Thursday, August 21, 2014

'Hood #45: San Pedro for Giant Rubber Duckie and Pi-Rat

I've been a slacker on seeing LA 'hoods, but today I went to the Tall Ships Festival in San Pedro—something I'd NEVER have done if I wasn't trying to see all the neighborhoods. I'm not necessarily into "tall ships," but I heard about it because the world's largest rubber duck would be making an appearance.

I went with my friend Shelly who knows San Pedro well, and she showed me around the town.  San Pedro is the southmost 'hood in LA, and home to the Port of Los Angeles.

The highlights for the festival:
World's largest rubber duck...the whole reason I came...that's the Vincent St. Thomas Bridge behind the duck. 

The USS Idaho... we didn't get to tour this but we did get to see another ship. Cool! 
As part of the fun duck theme... I learned a cargo ship of 29,000 rubber ducks overturned in 1992...since then, those ducks have washed up all over the world!

A pirate holding a Pi-rat!

Tuesday, July 15, 2014

'Hood #44: Koreatown for POT, a Roy Choi restaurant

Today I visited the neighborhood of Koreatown to have lunch at a new Roy Choi restaurant called POT (complete with marijuana dispensary-inspired logo). Although perhaps not so appropriately I brought Kara, the 13-year old daughter of a friend to a place where the menu has a picture of an old lady smoking a blunt.  Ah well, we ended up at POT because she had a hankering for a noodle joint. (Haha...I said joint.) And at least there weren't any brownies on the menu. In my defense, "pot" really refers to the fact that most of the food comes in a big pot meant to be shared.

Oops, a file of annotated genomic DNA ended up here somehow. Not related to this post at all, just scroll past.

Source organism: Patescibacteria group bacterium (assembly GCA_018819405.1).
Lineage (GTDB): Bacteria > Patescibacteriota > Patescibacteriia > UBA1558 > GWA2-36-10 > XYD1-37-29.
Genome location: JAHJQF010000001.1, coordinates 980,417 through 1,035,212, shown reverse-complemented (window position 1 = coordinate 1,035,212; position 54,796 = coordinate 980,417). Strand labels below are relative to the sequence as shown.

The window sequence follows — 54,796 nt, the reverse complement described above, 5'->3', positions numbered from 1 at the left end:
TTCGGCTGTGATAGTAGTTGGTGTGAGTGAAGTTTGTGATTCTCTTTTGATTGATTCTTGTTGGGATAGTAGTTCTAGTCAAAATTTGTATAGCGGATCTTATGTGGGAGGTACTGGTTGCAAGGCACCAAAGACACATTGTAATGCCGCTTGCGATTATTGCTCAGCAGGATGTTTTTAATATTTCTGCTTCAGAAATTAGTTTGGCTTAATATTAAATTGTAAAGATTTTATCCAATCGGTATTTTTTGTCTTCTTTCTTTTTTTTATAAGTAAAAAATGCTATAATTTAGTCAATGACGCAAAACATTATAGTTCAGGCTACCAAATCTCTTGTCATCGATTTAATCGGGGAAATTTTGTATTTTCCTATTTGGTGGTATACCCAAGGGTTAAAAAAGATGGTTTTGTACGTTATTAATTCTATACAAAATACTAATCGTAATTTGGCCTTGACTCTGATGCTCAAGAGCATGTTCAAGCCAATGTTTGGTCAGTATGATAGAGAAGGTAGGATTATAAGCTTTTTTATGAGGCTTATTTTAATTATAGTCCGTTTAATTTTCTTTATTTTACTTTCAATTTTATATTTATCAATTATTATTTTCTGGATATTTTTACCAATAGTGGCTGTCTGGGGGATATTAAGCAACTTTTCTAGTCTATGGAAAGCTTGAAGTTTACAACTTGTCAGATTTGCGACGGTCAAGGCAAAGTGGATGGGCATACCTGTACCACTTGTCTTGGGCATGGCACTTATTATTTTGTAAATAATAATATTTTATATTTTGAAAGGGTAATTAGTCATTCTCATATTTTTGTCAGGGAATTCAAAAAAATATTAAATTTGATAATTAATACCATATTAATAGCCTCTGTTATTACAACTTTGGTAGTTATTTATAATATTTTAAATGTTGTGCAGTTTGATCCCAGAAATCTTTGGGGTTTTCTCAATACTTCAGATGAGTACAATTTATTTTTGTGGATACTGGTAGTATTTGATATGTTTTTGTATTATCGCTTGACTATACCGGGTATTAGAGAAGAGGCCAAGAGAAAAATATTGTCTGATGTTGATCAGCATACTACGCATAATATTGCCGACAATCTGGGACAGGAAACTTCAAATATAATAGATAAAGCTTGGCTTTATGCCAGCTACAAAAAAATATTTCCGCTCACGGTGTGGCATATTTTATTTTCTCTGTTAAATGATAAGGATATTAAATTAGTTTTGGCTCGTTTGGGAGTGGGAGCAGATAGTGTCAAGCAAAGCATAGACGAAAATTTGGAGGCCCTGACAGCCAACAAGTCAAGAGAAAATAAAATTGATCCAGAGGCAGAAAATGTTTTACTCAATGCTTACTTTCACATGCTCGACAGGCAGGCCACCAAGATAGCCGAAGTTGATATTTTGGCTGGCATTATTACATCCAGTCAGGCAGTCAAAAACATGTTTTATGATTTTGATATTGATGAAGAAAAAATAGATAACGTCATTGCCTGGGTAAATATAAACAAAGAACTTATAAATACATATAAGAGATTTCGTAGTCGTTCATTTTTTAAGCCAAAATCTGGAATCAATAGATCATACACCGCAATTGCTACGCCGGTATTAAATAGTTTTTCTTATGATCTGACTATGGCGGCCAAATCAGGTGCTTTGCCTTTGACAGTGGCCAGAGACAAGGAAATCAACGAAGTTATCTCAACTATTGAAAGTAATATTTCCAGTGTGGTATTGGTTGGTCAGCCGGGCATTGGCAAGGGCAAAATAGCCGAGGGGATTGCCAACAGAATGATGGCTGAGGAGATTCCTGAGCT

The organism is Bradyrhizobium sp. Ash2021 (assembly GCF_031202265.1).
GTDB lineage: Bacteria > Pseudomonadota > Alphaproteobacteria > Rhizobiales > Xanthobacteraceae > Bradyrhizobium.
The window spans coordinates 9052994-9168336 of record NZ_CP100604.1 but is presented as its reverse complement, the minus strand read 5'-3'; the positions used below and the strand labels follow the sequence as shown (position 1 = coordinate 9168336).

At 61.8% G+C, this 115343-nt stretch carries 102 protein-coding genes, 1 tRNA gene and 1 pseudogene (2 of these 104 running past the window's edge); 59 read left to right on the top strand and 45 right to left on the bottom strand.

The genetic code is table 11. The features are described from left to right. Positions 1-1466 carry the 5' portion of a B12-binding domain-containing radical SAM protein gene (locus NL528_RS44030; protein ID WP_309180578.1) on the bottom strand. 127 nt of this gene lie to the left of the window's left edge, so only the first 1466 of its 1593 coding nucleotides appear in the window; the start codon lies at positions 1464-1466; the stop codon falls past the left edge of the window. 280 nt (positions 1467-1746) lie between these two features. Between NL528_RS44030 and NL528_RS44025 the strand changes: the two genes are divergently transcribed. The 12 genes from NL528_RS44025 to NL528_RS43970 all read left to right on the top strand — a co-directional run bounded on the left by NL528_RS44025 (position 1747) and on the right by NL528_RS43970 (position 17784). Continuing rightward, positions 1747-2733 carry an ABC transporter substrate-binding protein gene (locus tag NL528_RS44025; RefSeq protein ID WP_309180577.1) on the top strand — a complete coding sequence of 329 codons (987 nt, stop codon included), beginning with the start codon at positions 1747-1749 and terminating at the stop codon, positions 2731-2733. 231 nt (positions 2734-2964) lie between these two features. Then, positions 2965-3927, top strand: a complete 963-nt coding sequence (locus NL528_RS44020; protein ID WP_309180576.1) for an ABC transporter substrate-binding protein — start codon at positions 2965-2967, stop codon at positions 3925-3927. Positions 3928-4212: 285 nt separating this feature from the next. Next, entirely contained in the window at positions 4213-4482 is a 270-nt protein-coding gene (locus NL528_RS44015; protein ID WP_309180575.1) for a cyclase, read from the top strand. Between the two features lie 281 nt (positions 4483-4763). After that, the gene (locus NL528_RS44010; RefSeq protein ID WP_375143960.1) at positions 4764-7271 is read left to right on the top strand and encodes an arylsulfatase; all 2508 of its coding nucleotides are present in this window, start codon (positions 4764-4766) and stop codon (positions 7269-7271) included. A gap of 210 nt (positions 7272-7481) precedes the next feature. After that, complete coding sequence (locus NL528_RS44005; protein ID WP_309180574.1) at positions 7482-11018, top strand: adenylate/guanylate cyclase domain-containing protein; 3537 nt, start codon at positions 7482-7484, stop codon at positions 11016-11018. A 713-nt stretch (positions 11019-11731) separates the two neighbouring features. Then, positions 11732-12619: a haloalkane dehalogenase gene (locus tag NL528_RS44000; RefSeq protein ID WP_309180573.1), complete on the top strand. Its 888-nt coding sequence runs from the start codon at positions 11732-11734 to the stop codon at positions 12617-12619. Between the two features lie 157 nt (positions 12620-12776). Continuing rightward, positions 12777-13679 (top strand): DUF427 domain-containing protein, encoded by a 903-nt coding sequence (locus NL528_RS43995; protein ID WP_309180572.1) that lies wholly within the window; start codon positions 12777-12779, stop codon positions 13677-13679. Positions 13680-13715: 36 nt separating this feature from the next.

We were originally aiming for Ma Dang Gook Soo, which got good reviews on Yelp. When we got there, however, it was perhaps a bit TOO authentic...people jammed at tables into a small room with a Korean woman yelling at us to look at the menu outside, which was sparse on the English. So... we moved on.

POT noodle of the day: a vegetarian spicy noodle, delicious!
POT is straight-up Korean food, located in the chic Line hotel on Wilshire Boulevard. They have a "noodle of the day" which was only $11—a bargain considering this is a Roy Choi place (the chef famous for starting the food truck movement and technical advisor on the movie, Chef).  I loved that you got faded, grandma-ish bibs to wear and there was a full roll of paper towels on the table to use as napkins. Lunch came with a bowl of slightly spicy bean sprouts and a weak, iced tea that reminded me of accidentally drinking water that someone had put a cigarette out in, but it kind of grew on me.  

I've never had Korean noodles—they were pretty darned good. Sweet, with a kick. These came with some kind of sweet radishy thing, mushrooms, edamame, green beans and kimchee.

Another highlight: along with your check, you get an awesome trading card (apparently there are several versions... come back to collect all!)

Sunday, July 13, 2014

'Hood #43: Echo Park to See the (Stolen) Lotus Flowers

The neighborhood of Echo Park is probably best known as the home of Dodgers Stadium, but since I'm not a sports fan, I had to find something else to do there. Today I went to see the lotus flowers as part of a weekend lotus festival.

I was chatting with a friend who filled me in on a bit of history (which I confirmed via an LA Times article) about the Echo Park Lake lotus plants. They're believed to be direct descendants of plants imported from China in the 1920s, but by three years ago for reasons unclear the lotus flowers had entirely died out. It was, however, rumored that years prior a man had (illegally) stolen a shoot, cultivated it and had been selling the offspring. The team restoring the lake followed up on the rumor... and in the end, the guy who stole the clipping sold lotus blooms to the city for $30,000 and everybody's happy.